CHAP. XXIX. What befel Harriet Apnesly on XII. A change in the family of Sir Thomas Sin.

her leaving her father, . ..

dall-Some account of a person whom that event

XXX. Mrs Wistanly's recital_Conclusion of introduces to Miss Lucy's acquaintance, .. 479

the First Part, . . · · · · · · 401

XIII. Certain opinions of Mrs Boothby-An at-

tempt to account for them, ... .... 481


XIV. A discovery interesting to Miss Sindall, · 482

XV. She receives a letter from Bolton-A new

INTRODUCTION, ........... 465 alarm from Sir Thomas Sindall, . ...483

CHAP. I. Some account of the persons of whom XVI. Miss Sindall has an interview with Robert.

Sir Thomas Sindall's family consisted, ... 467 -A resolution she takes in consequence of it, . 485

II. Some farther particulars of the persons men XVII. Bolton sets out for Bilswood-A recital

tioned in the foregoing chapter, :::: • 468

of some accidents in his journey, ..... 486

III. A natural consequence of some particulars XVIII. The stranger relates the history of his

contained in the last, ::::::::. 469

life, . . . . . . . . . . . . . . 487

IV. Bolton is separated from Miss Sindall, ... 470 XIX. A continuation of the stranger's story, . . 490

V. An adventure of Miss Sindall's at Bilswood, . 471 XX. Conclusion of the stranger's story, ... 491

VI. A change in Bolton's situation, . . . . . 473 XXI. Bolton and his companion meet with an

VII. His arrival, and situation in London, · · ib.

uncommon adventure, ......... 493

VIII. Filial piety, .....:

474 XXII. A prosecution of the discovery mentioned

IX. A very alarming accident; which proves the in the last chapter, . . . . . . . . . . 494

means of Bolton's getting acquainted with his XXIII. Miss Síndall discovers another relation, 496

fellow-lodger, ... ... ..... :::

.... 475 XXIV. Sir Thomas's situation—The expression

X. Effects of his acquaintance with Mr Rawlin _of his penitence, . .......... 497

. . 476 | THE CONCLUSION, .......... 498

-His behaviour in consequence of it, ... 478

xi. "A remarkable event in the history of Bolton 478

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LAURENCE STERNE was one of those few authors who have anticipated the labours of the biographer, and left to the world what they desired should be known of their family and their life.

“ Roger Sterne* (says this narrative), grandson to Archbishop Sterne, Lieutenant in Handaside's regiment, was married to Agnes

• Mr Sterne was descended from a family of that name in Suffolk, one of which settled in Nottinghamshire. The following genealogy is extracted from Thoresby's Ducatus Leodinensis, p. 215.

Simon Sterne, of Mansfield.

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Hebert, widow of a captain of a good family. Her family name was (I believe) Nuttle ;-though, upon recollection, that was the name of her father-in-law, who was a noted sutler in Flanders, in Queen Anne's wars, where my father married his wife's daughter, (N. B. he was in debt to him) which was in September 25, 1711, old style. This Nuttle had a son by my grandmother,—a fine person of a man, but a graceless whelp !—what became of him I know not. The family (if any left) live now at Clonmel, in the south of Ireland; at which town I was born, November 24, 1713, a few days after my mother arrived from Dunkirk.—My birth-day was ominous to my poor father, who was, the day of our arrival, with many other brave officers, broke, and sent adrift into the wide world, with a wife and two children ;-the elder of which was Mary. She was born at Lisle, in French Flanders, July 10, 1712, new style. This child was the most unfortunate:--She married one Weemans, in Dublin, who used her most unmercifully ;-spent his substance, became a bankrupt, and left my poor sister to shift for herself ; which she was able to do but for a few months, for she went to a friend's house in the country, and died of a broken heart. She was a most beautiful woman, of a fine figure, and deserved a better fate.-The regiment in which my father served being broke, he left Ireland as soon as I was able to be carried, with the rest of his family, and came to the family-seat at Elvington, near York, where his mother lived. She was daughter to Sir Roger Jacques, and an heiress. There we sojourned for about ten months, when the regiment was established, and our household decamped with bag and baggage for Dublin.— Within a month of our arrival, my father left us, being ordered to Exeter; where, in a sad winter, my mother and her two children followed him, travelling from Liverpool, by land, to Plymouth.—(Melancholy description of this journey, not necessary to be transmitted here.)—In twelve months we were all sent back to Dublin.—My mother, with three of us (for she lay-in at Plymouth of a boy, Joram) took ship at Bristol, for Ireland, and had a narrow escape from being cast away, by a leak springing up in the vessel.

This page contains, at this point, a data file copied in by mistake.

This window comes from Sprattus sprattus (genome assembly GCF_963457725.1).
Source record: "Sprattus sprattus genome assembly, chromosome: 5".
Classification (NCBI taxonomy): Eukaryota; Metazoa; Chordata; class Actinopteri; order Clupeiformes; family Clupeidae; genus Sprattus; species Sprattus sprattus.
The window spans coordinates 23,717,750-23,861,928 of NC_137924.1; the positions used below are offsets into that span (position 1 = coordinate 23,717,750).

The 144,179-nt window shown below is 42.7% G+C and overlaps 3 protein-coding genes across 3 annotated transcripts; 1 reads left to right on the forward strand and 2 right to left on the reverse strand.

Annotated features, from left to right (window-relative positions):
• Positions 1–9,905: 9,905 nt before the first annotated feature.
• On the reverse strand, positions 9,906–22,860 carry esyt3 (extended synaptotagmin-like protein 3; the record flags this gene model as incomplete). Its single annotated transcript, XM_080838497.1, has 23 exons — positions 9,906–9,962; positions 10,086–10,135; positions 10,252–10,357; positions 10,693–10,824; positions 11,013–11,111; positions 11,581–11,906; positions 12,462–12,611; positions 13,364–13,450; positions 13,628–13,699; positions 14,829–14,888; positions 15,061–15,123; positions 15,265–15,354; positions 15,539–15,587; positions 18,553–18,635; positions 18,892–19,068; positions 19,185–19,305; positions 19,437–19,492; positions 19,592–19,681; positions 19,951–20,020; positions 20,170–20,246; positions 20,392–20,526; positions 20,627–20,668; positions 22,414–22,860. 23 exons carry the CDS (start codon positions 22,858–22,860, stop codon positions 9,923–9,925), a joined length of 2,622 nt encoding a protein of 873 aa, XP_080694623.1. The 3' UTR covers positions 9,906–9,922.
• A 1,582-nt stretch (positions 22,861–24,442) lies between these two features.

At length, after many perils and struggles, we got to Dublin.— There my father took a large house, furnished it, and in a year and a half's time spent a great deal of money. In the year one thousand seven hundred and nineteen, all unhinged again ; the regiment was ordered, with many others, to the Isle of Wight, in order to embark for Spain, in the Vigo expedition. We accompanied the regiment, and were driven into Milford Haven, but landed at Bristol ; from thence, by land, to Plymouth again, and to the Isle of Wight;—where, I remember, we stayed encamped some time before the embarkation of the troops—(in this expedition, from Bristol to Hampshire, we lost poor Joram,-a pretty boy, four years old, of the small-pox)—my mother, sister, and myself, remained at the Isle of Wight during the Vigo expedition, and until the regiment had got back to Wicklow, in Ireland ; from whence my father sent for us.—We had poor Joram's loss supplied, during our stay in the Isle of Wight, by the birth of a girl, Anne, born September the twenty-third, one thousand seven hundred and nineteen. This pretty blossom fell at the age of three years, in the barracks of Dublin. She was, as I well remember, of a fine delicate frame, not made to last long,—as were most of my father's babes. We embarked for Dublin, and had all been cast away by a most violent storm ; but through the intercessions of my mother, the captain was prevailed upon to turn back into Wales, where we stayed a month, and at length got into Dublin, and travelled by land to Wicklow; where my father had for some weeks given us over for lost. We lived in the barracks at Wicklow one year-(one thousand seven hundred and twenty) when Devijeher (so called after Colonel Devijeher) was born; from thence we decamped to stay half a year with Mr Featherston, a clergyman, about seven miles from Wicklow ; who, being a relation of my mother's, invited us to his parsonage at Animo. It was in this parish, during our stay, that I had that wonderful escape in falling through a mill-race whilst the mill was going, and of being taken up unhurt; the story is incredible, but known for truth in all that part of Ireland, where hundreds of the common people flocked to see me. From hence we followed the regiment to Dublin, where we lay in the barracks a year. In this year (one thousand seven hundred and twenty-one) I learnt to write, &c. The regiment ordered in twenty-two to Carrickfergus, in the north of Ireland. We all decamped; but got no further than Drogheda ;--thence ordered to Mullengar, forty miles west, where, by Providence, we stumbled upon a kind relation, a collateral descendant from Archbishop Sterné, who took us all to his castle, and kindly entertained us for a year, and sent us to the regiment to Carrickfergus, loaded with kindnesses, &c. À most rueful and tedious journey had we all (in March) to Carrickfergus, where we arrived in six or seven days.- Little Devijeher here died; he was three years old; he had been left behind at nurse at a farm-house near Wicklow, but was fetched to us by my father the summer after :-another child sent to fill his place, Susan. This babe, too, left us behind in this weary journey. The autumn of that year, or the spring afterwards (I forget which) my father got leave of his colonel to fix me at school, which he did, near Halifax, with an able master; with whom I stayed some time, till, by God's care of me, my cousin Sterne, of Elvington, became a father to me, and sent me to the university, &c. &c. To pursue the thread of our story, my father's regiment was, the year after, ordered to Londonderry, where another sister was brought forth, Catherine, still living ; but most unhappily estranged from me by my uncle's wickedness and her own folly. From this station the regiment was sent to defend Gibraltar, at the siege, where my father was run through the body by Captain Phillips, in a duel (the quarrel began about a goose !) ; with much difficulty he survived, though with an impaired constitution, which was not able to withstand the hardships it was put to; for he was sent to Jamaica, where he soon fell by the country fever, which took away his senses first, and made a child of him ; and then, in a month or two, walking about continually without complaining, till the moment he sat down in an arm-chair, and breathed his last, which was at Port Antonio, on the north of the island. My father was a little smart man, active to the last degree in all exercises, most patient of fatigue and disappointments, of which it pleased God to give him full measure. He